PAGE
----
Please note:Sigma DP2 files here have not been sharpened, because they don’t need any. In camera and in SPP sharpening settings were both 0.

Sometimes I find I have to dial in some negative sharpness for certain image.  All other cameras used have had their files shapened to taste in Lightroom 4.

Sony RX100

Sigma DP2M ––––––––––––––––––––––––– Sony RX100

One of the most popular, if notTHEmost popular and highly rated new pocket cameras is the 20 Megapixel Sony RX100. I raved about it in my review, as did most every other reviewer. Above are 100% crops. The Sony was zoomed to an equivalent focal length and settings otherwise matched as closely as possible. Both images have been optimized in either SPP, or LR4, or both. White balance was set on the same white square in the mosaic’s right eye and levels were adjusted to match over all brightness.

Leica M9

Sigma DP2M ––––––––––––––––––––––––– Leica M9 with 50mm Summilux

This comparison presented some difficulties. Even though I’ve been a Leica M user for about 35 years, and I used an eyepiece magnifier, I found that my focuses weren’t always perfect. That’s why this sample was at f/8, rather than f/5.6 like the others. There was a focus problem with the one at f/5.6. Not a big deal, me thinks. Of course there is a magnification difference, due to the Summilux being a 50mm and the Sigma an effective 45mm. I would have gotten them closer in size by physically moving, but there was sun creaping over the top of the building and when I did it caused flare. Such are the perils of real-world testing. Again, the only adjustments were to match white balance and exposure and some appropriate sharpening on the M9 file.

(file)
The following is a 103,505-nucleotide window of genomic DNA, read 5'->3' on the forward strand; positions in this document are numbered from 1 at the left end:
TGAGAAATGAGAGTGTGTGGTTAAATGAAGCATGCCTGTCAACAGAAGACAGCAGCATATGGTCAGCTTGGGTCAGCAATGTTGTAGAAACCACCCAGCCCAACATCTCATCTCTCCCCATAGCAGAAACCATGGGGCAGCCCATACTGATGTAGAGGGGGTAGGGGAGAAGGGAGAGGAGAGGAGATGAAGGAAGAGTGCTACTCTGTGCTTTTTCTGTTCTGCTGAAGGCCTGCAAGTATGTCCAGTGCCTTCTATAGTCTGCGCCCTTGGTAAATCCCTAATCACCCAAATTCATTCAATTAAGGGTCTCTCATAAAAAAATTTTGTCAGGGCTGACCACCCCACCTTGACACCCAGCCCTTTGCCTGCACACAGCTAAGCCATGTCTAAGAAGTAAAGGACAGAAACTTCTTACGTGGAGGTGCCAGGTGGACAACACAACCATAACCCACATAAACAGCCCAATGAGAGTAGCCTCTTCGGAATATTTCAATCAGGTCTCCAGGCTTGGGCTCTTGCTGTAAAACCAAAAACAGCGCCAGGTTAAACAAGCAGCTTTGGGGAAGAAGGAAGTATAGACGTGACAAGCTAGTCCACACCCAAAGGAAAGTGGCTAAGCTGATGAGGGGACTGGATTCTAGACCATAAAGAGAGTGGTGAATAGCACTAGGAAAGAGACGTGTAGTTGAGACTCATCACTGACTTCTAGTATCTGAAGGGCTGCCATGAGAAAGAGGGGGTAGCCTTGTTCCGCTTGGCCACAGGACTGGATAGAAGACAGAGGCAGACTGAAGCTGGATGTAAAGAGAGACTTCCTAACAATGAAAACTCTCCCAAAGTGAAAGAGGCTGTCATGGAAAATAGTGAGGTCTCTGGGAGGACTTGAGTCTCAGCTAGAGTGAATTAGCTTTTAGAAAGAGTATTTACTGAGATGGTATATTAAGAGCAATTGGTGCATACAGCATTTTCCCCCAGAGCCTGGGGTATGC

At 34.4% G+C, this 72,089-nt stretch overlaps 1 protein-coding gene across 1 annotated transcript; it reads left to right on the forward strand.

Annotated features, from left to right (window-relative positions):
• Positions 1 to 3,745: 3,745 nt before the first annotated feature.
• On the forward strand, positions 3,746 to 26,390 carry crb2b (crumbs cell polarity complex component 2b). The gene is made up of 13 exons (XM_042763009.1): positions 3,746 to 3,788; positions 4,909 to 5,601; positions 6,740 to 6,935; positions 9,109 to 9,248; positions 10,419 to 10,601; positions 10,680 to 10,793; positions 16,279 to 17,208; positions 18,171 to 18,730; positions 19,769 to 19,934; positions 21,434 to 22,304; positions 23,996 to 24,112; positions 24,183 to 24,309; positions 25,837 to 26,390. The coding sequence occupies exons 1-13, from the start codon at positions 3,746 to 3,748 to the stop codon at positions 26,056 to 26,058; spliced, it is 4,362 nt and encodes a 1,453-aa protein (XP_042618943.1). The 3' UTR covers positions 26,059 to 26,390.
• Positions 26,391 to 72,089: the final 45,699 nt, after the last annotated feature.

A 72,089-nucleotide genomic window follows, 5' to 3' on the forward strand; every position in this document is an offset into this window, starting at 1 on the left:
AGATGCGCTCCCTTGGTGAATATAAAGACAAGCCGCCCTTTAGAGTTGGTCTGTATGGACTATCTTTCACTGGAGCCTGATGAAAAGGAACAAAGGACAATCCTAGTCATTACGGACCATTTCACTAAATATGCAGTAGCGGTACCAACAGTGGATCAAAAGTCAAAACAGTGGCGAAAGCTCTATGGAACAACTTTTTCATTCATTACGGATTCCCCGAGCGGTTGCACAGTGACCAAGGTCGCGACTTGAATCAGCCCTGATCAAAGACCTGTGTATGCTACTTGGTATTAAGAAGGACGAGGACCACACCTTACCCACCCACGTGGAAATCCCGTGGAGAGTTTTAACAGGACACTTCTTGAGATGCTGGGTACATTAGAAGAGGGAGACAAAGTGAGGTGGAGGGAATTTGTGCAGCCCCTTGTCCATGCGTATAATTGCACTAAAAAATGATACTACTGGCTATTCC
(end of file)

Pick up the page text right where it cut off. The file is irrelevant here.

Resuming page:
It seems to me that the DP2M has a resolution edge over the M9 and 50mm Summicron. Not huge, to be sure, but visible. It certainly has a price advantage, about 10:1 – literally an order of magnitude, but it’s a fixed lens rather than interchangeable, and its not a rangefinder, etc, etc. I know that these comparisons are flawed, but they’re fun and informative. Just keep your sense of humour.

Sony NEX7

Sigma DP2M ––––––––––––––––––––––––– Sony NEX-7 with 30mm f/3.5 Macro

The NEX-7 is one of my favourite new cameras. I’ve shot more than 8,000 frames with it over the past 10 months. It’s 24MP APS-C sized sensor is now being used (or soon will be)  in a number of cameras from other companies.

The 30mm Macro lens isn’t necessarily my favourite, but I didn’t want to use a zoom, and it was the closest focal length I had available to try and match the Sigma. It’s not a highly rated lens byPhotozonefor various reasons, but they do write “The center image quality is absolutely great“.

In any event, some confirming shots with a couple of zooms showed the resolution superiority of the DP2M to be the case regardless of the lens used.

Fuji X-100

Sigma DP2M ––––––––––––––––––––––––– Fuji X-100